Green Grid Expands Membership

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Data center owner/operators 365 Main and Digital Realty Trust have joined The Green Grid, the consortium of technology companies seeking to improve energy efficiency in data centers and business computing.

Other new members to The Green Grid include: 1E, Active Power, Affiniti, Aperture, Azul Systems, BT plc, Brocade Communications, Chatsworth Products, Inc., Cherokee International, Cisco, ColdWatt Inc., COPAN Systems, Eaton, Force10 Networks, Juniper Networks, Netezza, Novell, Pillar Data Systems, Panduit Corp., QLogic, Rackspace Managed Hosting, SGI, SatCon Stationary Power Systems, Texas Instruments, The 451 Group and Vossel Solution.

Formed earlier this year, The Green Grid is committed to driving new user-centric metrics, technology standards and best practices for use by data center managers worldwide. Member companies currently sitting on the organization’s board of directors include HP, IBM, Intel, Microsoft, AMD, APC, Dell, Rackable Systems, SprayCool, Sun Microsystems and VMware.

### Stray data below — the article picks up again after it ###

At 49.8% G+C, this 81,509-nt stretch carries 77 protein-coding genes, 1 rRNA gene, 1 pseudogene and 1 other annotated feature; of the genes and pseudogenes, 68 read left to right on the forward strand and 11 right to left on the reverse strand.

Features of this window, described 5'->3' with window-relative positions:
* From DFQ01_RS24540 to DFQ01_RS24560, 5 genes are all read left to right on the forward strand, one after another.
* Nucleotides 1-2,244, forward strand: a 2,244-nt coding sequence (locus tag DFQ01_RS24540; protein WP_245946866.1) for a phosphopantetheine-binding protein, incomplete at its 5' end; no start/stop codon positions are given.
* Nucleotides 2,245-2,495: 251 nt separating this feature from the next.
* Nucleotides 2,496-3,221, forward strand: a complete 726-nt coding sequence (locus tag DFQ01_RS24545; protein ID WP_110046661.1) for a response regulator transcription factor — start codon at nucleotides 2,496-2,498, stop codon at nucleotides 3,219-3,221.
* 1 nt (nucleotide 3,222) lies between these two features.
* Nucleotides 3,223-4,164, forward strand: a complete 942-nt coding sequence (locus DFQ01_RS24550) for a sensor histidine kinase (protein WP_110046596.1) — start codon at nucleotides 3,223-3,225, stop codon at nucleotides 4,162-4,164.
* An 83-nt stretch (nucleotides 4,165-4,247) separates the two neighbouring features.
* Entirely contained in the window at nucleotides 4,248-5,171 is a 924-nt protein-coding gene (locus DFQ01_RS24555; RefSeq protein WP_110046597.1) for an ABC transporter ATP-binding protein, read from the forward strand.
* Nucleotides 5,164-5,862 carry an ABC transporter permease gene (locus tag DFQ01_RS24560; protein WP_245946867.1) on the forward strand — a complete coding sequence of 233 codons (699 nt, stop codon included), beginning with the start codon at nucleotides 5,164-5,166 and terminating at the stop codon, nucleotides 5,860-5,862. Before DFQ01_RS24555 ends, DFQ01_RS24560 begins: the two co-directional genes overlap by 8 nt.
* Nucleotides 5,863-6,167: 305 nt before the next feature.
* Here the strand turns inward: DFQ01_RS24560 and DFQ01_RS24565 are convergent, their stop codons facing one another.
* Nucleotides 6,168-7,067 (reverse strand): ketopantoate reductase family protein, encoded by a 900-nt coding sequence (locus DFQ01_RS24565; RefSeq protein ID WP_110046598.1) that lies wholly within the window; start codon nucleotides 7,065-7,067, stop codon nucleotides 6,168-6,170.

“The industry has enthusiastically responded to the formal launch of The Green Grid,” said John Tuccillo, director of The Green Grid. “With leading companies from across technology market segments joining the consortium, we can now truly bring the collective expertise of the industry to bear on this industry-wide challenge. We welcome our new members and invite other industry leaders to consider membership.”

“The Green Grid understands that energy efficiency in the data center is one of the most significant issues facing technology providers and their customers today, so we are extremely proud to be joining the group,” said Chris Dolan, CEO of 365 Main. “We believe we can make a strong contribution right away, because while the consortium has been looking at the data center from a product-by-product level, we can offer our perspective on the whole data center building package.”

About the Author

Rich Miller is the founder and editor at large of Data Center Knowledge, and has been reporting on the data center sector since 2000. He has tracked the growing impact of high-density computing on the power and cooling of data centers, and the resulting push for improved energy efficiency in these facilities.